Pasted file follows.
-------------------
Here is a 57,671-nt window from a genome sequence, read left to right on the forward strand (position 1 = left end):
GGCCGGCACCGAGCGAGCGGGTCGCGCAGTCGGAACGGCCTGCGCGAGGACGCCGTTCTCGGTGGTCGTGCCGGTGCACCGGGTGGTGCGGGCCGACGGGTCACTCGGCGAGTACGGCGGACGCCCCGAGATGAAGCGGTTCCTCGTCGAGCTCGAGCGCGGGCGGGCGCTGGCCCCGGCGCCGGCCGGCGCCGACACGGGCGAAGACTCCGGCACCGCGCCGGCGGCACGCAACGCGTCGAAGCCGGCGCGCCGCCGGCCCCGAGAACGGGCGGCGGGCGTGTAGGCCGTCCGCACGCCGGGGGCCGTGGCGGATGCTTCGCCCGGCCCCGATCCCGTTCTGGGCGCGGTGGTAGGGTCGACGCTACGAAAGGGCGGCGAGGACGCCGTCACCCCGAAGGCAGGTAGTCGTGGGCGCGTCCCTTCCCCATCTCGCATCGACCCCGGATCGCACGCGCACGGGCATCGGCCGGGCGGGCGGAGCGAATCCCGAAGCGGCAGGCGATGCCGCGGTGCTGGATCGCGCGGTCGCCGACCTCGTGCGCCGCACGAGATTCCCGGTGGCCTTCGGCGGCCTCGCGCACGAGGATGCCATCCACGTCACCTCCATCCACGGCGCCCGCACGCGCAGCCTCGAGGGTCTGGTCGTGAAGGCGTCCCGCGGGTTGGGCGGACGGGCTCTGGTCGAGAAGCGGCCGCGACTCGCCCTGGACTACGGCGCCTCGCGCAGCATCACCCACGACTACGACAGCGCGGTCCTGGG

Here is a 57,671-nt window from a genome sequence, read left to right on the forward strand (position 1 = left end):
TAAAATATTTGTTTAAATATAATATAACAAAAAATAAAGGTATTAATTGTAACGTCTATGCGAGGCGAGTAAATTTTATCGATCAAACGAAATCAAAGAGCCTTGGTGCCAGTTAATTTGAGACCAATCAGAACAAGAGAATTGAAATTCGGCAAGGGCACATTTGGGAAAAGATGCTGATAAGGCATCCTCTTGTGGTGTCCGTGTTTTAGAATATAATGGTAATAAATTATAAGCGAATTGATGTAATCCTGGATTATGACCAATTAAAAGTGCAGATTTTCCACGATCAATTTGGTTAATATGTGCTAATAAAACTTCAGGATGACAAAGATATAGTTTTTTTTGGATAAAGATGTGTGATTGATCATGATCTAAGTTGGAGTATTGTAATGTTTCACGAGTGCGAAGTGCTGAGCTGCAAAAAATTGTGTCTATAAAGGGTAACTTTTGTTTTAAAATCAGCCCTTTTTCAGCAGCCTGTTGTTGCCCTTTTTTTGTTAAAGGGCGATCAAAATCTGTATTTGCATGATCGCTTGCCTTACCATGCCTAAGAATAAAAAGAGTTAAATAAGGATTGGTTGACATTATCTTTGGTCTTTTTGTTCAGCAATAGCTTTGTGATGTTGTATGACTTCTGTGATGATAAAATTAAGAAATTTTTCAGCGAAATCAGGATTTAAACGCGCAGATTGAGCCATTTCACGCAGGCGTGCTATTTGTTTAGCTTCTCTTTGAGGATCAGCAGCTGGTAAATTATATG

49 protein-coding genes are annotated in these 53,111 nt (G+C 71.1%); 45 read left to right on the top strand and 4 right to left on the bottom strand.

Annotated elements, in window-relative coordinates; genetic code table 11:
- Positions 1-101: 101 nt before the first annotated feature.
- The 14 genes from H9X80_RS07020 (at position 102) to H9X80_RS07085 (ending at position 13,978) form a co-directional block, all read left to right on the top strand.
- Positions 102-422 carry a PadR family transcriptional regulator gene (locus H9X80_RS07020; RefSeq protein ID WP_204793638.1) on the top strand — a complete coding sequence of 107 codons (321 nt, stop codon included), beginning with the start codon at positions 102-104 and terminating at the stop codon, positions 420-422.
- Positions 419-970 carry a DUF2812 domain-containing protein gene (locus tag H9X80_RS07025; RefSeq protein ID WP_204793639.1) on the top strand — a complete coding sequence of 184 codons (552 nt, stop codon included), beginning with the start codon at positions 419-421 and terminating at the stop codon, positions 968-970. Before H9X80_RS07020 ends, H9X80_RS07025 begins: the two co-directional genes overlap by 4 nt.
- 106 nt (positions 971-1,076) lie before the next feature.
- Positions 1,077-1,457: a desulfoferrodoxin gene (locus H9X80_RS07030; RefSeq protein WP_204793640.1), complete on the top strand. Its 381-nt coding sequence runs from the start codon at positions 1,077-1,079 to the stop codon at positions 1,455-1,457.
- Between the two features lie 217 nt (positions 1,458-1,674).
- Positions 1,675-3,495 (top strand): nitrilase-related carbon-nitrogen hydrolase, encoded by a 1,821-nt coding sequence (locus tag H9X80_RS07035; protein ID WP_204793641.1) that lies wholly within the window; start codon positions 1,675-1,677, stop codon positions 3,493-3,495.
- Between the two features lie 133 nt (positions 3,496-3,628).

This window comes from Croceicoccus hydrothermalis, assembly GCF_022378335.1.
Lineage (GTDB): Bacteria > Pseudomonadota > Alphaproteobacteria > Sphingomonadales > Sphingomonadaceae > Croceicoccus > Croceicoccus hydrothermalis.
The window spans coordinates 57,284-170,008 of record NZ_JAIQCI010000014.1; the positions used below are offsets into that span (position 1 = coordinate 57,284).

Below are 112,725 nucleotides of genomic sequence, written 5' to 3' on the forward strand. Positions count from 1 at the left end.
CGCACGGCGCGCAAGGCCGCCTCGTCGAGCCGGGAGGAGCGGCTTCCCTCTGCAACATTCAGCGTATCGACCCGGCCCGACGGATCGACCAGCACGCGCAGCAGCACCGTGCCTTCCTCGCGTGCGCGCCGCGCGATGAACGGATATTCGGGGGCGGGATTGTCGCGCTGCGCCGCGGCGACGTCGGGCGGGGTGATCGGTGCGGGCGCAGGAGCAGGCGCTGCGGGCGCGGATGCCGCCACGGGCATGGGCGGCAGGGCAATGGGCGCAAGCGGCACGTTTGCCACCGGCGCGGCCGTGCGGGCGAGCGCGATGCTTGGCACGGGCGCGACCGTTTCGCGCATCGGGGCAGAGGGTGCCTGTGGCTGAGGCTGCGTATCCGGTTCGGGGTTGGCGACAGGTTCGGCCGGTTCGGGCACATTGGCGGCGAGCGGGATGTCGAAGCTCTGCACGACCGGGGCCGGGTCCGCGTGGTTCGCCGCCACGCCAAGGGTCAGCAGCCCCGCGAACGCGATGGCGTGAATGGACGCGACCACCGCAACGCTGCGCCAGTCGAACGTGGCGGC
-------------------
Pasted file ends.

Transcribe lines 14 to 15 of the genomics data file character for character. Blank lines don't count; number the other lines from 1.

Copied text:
- Positions 1,675-3,495 (top strand): nitrilase-related carbon-nitrogen hydrolase, encoded by a 1,821-nt coding sequence (locus tag H9X80_RS07035; protein ID WP_204793641.1) that lies wholly within the window; start codon positions 1,675-1,677, stop codon positions 3,493-3,495.
- Between the two features lie 133 nt (positions 3,496-3,628).